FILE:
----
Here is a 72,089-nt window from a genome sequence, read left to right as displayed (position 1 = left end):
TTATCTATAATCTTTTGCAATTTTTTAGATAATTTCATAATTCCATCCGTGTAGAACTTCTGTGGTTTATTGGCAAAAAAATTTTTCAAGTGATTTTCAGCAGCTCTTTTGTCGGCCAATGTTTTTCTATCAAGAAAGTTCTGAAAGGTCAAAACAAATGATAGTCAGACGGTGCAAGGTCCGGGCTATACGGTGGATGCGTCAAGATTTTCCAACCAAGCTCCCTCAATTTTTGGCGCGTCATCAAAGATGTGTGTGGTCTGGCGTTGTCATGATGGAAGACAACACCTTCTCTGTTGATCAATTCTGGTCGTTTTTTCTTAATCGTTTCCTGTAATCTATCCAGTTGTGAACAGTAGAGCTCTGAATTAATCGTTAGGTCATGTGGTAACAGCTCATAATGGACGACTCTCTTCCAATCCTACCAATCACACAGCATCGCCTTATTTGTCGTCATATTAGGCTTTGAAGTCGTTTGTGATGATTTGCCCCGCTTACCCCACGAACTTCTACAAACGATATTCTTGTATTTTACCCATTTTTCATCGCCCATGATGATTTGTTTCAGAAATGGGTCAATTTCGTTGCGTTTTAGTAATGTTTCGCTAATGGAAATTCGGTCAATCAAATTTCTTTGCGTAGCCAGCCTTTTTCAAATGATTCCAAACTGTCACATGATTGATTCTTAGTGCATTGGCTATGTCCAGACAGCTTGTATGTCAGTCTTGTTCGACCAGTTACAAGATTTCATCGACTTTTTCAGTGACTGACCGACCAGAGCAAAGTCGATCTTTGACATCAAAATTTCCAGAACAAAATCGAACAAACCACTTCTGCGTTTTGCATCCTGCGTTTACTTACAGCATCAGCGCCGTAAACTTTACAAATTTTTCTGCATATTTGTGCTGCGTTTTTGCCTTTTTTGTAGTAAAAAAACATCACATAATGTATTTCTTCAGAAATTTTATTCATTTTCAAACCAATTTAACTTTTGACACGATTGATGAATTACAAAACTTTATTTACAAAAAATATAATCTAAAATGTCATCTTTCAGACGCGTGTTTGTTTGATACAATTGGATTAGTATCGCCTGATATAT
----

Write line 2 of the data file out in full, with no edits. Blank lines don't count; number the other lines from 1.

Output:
TTATCTATAATCTTTTGCAATTTTTTAGATAATTTCATAATTCCATCCGTGTAGAACTTCTGTGGTTTATTGGCAAAAAAATTTTTCAAGTGATTTTCAGCAGCTCTTTTGTCGGCCAATGTTTTTCTATCAAGAAAGTTCTGAAAGGTCAAAACAAATGATAGTCAGACGGTGCAAGGTCCGGGCTATACGGTGGATGCGTCAAGATTTTCCAACCAAGCTCCCTCAATTTTTGGCGCGTCATCAAAGATGTGTGTGGTCTGGCGTTGTCATGATGGAAGACAACACCTTCTCTGTTGATCAATTCTGGTCGTTTTTTCTTAATCGTTTCCTGTAATCTATCCAGTTGTGAACAGTAGAGCTCTGAATTAATCGTTAGGTCATGTGGTAACAGCTCATAATGGACGACTCTCTTCCAATCCTACCAATCACACAGCATCGCCTTATTTGTCGTCATATTAGGCTTTGAAGTCGTTTGTGATGATTTGCCCCGCTTACCCCACGAACTTCTACAAACGATATTCTTGTATTTTACCCATTTTTCATCGCCCATGATGATTTGTTTCAGAAATGGGTCAATTTCGTTGCGTTTTAGTAATGTTTCGCTAATGGAAATTCGGTCAATCAAATTTCTTTGCGTAGCCAGCCTTTTTCAAATGATTCCAAACTGTCACATGATTGATTCTTAGTGCATTGGCTATGTCCAGACAGCTTGTATGTCAGTCTTGTTCGACCAGTTACAAGATTTCATCGACTTTTTCAGTGACTGACCGACCAGAGCAAAGTCGATCTTTGACATCAAAATTTCCAGAACAAAATCGAACAAACCACTTCTGCGTTTTGCATCCTGCGTTTACTTACAGCATCAGCGCCGTAAACTTTACAAATTTTTCTGCATATTTGTGCTGCGTTTTTGCCTTTTTTGTAGTAAAAAAACATCACATAATGTATTTCTTCAGAAATTTTATTCATTTTCAAACCAATTTAACTTTTGACACGATTGATGAATTACAAAACTTTATTTACAAAAAATATAATCTAAAATGTCATCTTTCAGACGCGTGTTTGTTTGATACAATTGGATTAGTATCGCCTGATATAT